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Over the door hung a wooden sign, carved in the shape of a violin, snow gathered in its curves and crevices. It waved in the wind and urged me forward, but I hesitated. I meant to knock, but my hand seemed to have other ideas; it hovered before the heavy wood door, and I was annoyed to see it trembling.
For the third time, I gathered myself together; took a deep breath; checked my shoes, my jacket; ran my palms against the little bit of stubble on my chin to warm them with the friction. Roberto taunted from several yards away: “Just admit it, Luca; you're scared. You'll never do it.” He leaned against the wall of the building I had just left, the varnish-maker's shop owned by our father, and peeled away at the dead skin around his fingernails while he waited for me to give it up and come back. He whistled a jeering tune, and it came out in puffs of breath against the freezing air.
My brother's tune was what gave me the courage. I seethed with anger at his lack of his confidence, his surety that I would amount to nothing.
My knock was quick and firm.
Roberto's mouth hung open. “Come on, Luca,” he called. “Come back. Leave the lofty dreams to people who can afford them.”
“I'm not going to let Mother starve,” I said. “You do as you like.” As the door was pulled open, I turned my back on him. I was only a few doors away, but I felt as though I was entering another world and leaving Roberto behind.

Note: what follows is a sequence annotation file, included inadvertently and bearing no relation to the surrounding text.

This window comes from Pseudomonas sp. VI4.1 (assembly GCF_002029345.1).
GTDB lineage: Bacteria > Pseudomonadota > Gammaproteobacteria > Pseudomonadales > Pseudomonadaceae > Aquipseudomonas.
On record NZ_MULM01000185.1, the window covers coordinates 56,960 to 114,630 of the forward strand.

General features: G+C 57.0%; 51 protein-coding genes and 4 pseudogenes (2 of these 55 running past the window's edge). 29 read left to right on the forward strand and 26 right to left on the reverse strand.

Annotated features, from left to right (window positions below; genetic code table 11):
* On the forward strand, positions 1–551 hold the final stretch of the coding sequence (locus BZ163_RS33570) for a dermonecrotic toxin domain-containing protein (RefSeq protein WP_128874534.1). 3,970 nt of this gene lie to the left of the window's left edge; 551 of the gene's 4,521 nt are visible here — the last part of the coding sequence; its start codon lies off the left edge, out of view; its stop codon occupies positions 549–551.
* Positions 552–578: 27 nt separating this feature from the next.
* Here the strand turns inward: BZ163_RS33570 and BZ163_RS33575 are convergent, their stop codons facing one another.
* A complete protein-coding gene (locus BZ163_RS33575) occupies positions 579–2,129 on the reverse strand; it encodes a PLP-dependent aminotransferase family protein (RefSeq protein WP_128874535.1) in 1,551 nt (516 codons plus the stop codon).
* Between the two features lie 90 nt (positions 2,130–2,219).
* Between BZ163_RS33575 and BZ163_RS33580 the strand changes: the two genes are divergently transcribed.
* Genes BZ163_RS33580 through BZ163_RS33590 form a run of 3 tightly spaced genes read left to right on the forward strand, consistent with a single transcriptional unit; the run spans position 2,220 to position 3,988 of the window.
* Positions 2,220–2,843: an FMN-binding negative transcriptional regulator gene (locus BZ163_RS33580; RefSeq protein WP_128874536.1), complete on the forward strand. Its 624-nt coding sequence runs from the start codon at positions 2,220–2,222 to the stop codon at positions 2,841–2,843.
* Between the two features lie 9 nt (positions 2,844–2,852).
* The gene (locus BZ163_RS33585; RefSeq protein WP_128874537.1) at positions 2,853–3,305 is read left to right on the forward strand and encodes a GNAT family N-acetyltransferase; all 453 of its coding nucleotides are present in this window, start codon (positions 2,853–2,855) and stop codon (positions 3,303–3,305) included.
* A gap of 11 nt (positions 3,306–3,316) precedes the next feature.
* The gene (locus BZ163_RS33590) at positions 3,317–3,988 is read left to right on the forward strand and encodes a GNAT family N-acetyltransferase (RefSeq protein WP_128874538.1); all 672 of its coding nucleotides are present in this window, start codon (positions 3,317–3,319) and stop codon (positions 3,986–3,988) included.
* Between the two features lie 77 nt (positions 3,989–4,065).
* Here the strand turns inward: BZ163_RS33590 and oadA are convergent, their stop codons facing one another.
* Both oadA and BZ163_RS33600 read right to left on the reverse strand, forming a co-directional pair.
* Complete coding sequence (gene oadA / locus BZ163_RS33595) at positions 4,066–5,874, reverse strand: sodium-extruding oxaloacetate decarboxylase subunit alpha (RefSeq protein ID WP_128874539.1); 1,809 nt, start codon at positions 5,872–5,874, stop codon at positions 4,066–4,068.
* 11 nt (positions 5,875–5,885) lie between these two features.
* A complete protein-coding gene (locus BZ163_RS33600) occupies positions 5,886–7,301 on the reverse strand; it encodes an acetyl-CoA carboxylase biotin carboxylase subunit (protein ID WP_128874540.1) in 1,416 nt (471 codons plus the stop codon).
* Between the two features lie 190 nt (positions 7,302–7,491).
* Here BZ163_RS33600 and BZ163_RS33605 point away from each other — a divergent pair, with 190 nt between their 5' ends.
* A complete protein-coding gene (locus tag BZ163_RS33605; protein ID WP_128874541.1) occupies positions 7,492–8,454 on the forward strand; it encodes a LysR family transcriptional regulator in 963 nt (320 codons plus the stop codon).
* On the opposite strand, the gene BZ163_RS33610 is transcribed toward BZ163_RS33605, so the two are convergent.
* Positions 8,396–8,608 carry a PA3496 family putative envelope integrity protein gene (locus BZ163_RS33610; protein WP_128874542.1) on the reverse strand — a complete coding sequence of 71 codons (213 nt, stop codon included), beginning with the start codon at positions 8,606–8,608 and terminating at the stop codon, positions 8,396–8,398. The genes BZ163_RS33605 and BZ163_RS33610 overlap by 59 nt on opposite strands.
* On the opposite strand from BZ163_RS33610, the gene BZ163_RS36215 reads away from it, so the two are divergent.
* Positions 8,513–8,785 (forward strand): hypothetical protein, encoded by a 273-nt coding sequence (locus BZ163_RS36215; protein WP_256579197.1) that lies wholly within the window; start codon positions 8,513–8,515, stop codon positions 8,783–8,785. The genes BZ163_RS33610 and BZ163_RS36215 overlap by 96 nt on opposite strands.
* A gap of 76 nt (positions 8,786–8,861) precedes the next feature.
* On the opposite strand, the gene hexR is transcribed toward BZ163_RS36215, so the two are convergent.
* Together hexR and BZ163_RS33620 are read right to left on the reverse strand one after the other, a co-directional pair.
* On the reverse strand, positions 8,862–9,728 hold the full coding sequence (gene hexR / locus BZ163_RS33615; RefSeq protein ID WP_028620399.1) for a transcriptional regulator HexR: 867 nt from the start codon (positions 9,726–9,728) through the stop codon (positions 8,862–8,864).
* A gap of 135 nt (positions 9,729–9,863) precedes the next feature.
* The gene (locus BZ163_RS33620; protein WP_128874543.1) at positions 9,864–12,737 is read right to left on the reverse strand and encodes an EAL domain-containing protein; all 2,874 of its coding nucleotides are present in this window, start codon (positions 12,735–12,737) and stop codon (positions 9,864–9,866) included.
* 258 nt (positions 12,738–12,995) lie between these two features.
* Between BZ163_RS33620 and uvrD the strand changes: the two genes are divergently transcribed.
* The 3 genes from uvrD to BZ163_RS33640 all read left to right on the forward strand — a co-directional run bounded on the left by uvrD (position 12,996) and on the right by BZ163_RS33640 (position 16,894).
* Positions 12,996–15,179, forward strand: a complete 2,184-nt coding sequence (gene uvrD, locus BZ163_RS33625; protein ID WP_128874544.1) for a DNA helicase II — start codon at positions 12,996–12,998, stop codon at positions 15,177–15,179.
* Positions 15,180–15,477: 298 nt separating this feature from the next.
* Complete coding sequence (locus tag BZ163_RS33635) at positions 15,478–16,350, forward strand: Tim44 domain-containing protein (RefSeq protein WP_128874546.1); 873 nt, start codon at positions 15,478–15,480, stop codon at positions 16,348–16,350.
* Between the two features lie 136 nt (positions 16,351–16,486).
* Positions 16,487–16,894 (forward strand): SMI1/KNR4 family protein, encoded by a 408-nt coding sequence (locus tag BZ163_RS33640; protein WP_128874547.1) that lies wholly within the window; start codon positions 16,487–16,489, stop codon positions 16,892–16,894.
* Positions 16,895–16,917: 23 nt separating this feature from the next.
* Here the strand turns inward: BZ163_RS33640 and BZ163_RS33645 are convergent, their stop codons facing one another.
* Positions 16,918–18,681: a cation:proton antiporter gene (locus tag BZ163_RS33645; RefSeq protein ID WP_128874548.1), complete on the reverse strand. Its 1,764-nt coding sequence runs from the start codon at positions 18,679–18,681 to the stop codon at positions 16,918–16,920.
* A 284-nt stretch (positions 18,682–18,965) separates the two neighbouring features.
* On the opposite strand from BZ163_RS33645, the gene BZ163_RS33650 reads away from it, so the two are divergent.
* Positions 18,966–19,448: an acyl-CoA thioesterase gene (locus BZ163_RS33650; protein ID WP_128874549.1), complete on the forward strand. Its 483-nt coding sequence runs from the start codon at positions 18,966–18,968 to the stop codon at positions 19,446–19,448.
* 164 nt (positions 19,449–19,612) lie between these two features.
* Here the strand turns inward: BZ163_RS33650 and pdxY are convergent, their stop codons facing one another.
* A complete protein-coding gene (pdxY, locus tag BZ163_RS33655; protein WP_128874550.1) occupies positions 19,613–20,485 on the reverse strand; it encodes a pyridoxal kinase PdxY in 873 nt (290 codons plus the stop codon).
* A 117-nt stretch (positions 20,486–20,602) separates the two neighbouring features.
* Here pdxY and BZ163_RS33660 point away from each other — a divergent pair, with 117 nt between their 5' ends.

There was almost too much for my senses to take in at once: the swish of a heavy silken skirt, the smell of frying butter and onions, the glitter of candlelight against gold. And a voice that sounded warmer than all of it saying, “Hurry, come in out of the cold. You'll freeze.”
I'd seen her before, of course: Francesca Stradivari, the Master's youngest daughter. There was no mistaking the Stradivaris in church or about the marketplace; their silks and satins, golds and brocades, stood out against our wools and homespun like...well, like satin against goat wool, actually. Francesca was tall and thin, like her father, and her hair shone no less than her garments, even from across the marketplace or the furthest pew in the church. But in person, there in the candlelit hall, I could see the maple-red and gold that shimmered amidst the brown curls. And I could see her eyes: as clear and bright as the finest amber I used in my varnish. They glowed, and I felt my cold cheeks burn under her inspection.
I coughed, then tried to gather my wits together. My wits tended to be my firmest defense against all manners of danger, be it from bullies, difficult customers, or a pair of bewitching eyes. Not that I'd had much experience with the last.
I gave a small bow. “Luca Graziano, at your service.”